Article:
“Supply chain legal disputes don’t start out as legal disputes. They typically start out as badly written contracts, poor communication with supply chain partners, and an inability to resolve conflicts.” (Authors’ Foreward)
Legal Blacksmith, by Rosemary Coates and Sarah Rathke, is an interesting mix of two perspectives the procurement community is all too familiar with: supply chain and legal. They combine their experience – Coates on the supply chain side and Rathke on the legal side – to provide a view that seems better suited to supply chain professionals looking for an improved legal understanding than vice versa. Interestingly, they met during a court case where a manufacturer was sued by a customer.
In a new effort, announced this week at ISM2016, ThomasNet is looking to put their considerable weight behind one of the trickiest cross-products in all of supply management – the attempt to align demand from corporate procurement and with the innovation and agility of small suppliers. In advance of their announcement, I interviewed Ed Edwards, Manager of Audience Outreach, and Travis Sherbine, Vice President of Marketing and Product Management, from ThomasNet about the realities of making a formal SMB program work.
Let’s face it, there is something unnatural about the fit between big (or even medium sized) corporate procurement and small businesses (hence my labradoodle reference above). But, just like lovable, low-shed labradoodles, there is huge upside for procurement AND small suppliers if they can invest the additional effort required to make their interaction a success.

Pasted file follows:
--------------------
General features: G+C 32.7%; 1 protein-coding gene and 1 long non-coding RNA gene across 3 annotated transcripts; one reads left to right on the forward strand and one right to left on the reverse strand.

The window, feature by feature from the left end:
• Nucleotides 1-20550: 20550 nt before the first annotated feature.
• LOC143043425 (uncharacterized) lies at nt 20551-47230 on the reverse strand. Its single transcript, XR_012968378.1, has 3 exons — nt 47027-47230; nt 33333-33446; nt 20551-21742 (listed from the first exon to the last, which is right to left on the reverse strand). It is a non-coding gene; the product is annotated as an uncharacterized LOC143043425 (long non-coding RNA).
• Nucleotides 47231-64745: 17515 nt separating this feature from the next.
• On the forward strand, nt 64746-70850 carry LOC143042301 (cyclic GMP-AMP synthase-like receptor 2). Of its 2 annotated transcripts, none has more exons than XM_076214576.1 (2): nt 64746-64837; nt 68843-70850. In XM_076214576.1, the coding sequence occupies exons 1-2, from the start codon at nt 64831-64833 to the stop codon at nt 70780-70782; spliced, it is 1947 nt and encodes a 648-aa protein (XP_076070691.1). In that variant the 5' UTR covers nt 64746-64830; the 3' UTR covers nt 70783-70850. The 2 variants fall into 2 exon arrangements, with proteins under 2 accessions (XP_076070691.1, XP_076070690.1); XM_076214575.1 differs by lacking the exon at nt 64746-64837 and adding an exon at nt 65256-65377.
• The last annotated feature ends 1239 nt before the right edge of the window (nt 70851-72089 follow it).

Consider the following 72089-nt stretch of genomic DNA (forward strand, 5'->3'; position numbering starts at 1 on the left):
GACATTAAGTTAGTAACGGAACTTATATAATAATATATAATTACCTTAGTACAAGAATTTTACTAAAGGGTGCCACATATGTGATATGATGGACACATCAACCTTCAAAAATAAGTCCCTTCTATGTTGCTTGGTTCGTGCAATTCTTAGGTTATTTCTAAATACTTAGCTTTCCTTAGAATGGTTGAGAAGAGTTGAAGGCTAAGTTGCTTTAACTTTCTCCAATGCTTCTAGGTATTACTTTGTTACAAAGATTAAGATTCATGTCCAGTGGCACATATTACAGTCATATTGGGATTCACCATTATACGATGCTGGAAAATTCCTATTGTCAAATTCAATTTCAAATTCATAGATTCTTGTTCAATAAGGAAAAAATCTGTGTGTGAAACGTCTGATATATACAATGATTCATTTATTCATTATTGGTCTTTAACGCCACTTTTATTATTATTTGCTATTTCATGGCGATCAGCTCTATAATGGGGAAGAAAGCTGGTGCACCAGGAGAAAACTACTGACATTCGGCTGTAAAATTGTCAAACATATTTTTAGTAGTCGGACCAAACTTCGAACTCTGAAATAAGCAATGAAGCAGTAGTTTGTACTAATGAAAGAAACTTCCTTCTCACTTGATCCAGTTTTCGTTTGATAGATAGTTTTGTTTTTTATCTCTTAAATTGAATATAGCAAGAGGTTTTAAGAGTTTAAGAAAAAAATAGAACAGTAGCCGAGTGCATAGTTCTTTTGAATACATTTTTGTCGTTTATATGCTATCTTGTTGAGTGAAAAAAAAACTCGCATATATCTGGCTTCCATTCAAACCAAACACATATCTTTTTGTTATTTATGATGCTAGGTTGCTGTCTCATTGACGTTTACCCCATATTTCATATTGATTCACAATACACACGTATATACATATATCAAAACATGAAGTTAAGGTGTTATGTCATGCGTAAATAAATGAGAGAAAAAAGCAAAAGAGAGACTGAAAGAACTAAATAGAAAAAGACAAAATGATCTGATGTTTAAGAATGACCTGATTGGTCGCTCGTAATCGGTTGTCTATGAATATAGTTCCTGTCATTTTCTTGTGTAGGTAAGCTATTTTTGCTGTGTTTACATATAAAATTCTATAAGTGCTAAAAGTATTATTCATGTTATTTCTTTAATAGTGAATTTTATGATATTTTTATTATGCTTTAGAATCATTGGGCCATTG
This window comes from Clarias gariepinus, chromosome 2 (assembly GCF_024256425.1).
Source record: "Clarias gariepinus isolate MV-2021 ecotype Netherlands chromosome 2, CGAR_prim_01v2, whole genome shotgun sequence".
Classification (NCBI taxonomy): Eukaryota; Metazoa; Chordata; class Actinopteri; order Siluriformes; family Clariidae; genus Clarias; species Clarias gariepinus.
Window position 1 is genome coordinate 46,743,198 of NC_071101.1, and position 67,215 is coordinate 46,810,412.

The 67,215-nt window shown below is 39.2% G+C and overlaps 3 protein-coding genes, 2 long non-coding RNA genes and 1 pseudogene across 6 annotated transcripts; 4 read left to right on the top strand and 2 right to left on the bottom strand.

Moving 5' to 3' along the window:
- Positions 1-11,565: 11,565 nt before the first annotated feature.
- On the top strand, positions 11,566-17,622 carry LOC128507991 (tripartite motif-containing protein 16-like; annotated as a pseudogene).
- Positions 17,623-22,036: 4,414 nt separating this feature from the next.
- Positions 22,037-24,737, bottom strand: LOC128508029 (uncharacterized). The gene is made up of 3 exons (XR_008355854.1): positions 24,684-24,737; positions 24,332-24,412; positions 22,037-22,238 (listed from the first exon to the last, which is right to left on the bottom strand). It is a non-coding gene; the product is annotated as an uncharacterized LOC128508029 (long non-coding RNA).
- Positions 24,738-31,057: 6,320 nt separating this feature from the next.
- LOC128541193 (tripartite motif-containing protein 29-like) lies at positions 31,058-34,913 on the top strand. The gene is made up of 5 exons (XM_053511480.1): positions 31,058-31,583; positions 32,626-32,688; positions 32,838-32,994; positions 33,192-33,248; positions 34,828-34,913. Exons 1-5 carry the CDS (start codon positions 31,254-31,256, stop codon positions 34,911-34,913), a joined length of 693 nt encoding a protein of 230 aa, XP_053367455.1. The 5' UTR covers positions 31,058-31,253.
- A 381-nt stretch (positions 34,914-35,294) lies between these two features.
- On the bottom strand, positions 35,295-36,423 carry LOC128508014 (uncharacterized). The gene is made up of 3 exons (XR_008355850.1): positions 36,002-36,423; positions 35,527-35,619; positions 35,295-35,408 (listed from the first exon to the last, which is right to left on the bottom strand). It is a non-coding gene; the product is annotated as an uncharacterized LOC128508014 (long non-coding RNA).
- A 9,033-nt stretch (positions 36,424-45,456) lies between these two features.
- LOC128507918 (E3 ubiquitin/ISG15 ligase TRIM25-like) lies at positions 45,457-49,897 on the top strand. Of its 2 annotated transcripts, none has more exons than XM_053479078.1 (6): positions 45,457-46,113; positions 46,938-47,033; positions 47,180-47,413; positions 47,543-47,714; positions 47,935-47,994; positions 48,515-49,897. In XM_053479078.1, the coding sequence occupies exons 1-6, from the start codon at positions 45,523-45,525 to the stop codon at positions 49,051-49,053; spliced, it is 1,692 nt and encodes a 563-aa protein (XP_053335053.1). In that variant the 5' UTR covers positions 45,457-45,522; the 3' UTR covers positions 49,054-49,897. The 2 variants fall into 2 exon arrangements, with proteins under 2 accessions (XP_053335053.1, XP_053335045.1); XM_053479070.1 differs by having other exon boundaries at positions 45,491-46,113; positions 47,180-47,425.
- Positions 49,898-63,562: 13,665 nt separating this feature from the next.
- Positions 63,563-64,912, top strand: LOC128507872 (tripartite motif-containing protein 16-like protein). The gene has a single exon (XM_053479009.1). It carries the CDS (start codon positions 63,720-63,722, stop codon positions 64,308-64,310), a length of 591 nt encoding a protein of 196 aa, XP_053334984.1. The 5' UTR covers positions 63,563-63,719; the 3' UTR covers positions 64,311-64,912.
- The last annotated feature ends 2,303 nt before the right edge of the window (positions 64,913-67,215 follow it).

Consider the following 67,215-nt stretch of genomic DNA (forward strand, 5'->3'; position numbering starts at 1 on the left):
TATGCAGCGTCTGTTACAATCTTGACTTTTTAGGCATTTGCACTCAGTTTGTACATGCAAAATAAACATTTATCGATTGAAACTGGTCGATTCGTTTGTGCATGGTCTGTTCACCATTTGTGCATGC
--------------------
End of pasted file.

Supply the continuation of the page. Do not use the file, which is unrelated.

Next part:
If you were to review your own procurement team’s achievements and capabilities from the perspective of a customer, would you buy from you?
The principle of using an internal business function which is currently a cost centre, and turning it into an revenue generating business proposition, is not new. Examples can be found in most areas ranging from IT through to Finance. The principle is based on creating such a leading business function others will pay to use.
How often can you find 80% savings in your telecom bills? When it comes to legacy services, more often than you’d think!
In all industries there are mergers and acquisitions: Telecommunications and Technology being one where M&As occur more frequently than most. These changes can have significant impacts on the products and services customers are purchasing in terms of the actual technology being offered and the prices they are paying for it.
I recently completed an audit for a customer in the healthcare industry where I was asked to review their telecommunications invoices and look for more cost effective solutions than their current voice services. The first thing I noticed was how high their bills were for basic voice services - almost 480% higher than normal industry standards! The customer had not really looked at their bills for years and simply continued to pay the same monthly charges thinking all was right as rain. Understandably, patients are the priority for them - not the cost of their phone service. For this specific customer, the technology they had in place was a legacy service where the underlying carrier had recently been bought by a global industry leader, who had subsequently developed more cost effective products offering the same functionality at a much lower price. Unfortunately, carriers do not always offer up the insight into technology changes and lower cost options when it is in their best interest to keep the higher price bills in effect.
Presented below are some quick tips for reviewing your telecom bills to determine if a change in service is viable, beneficial, or more cost effective: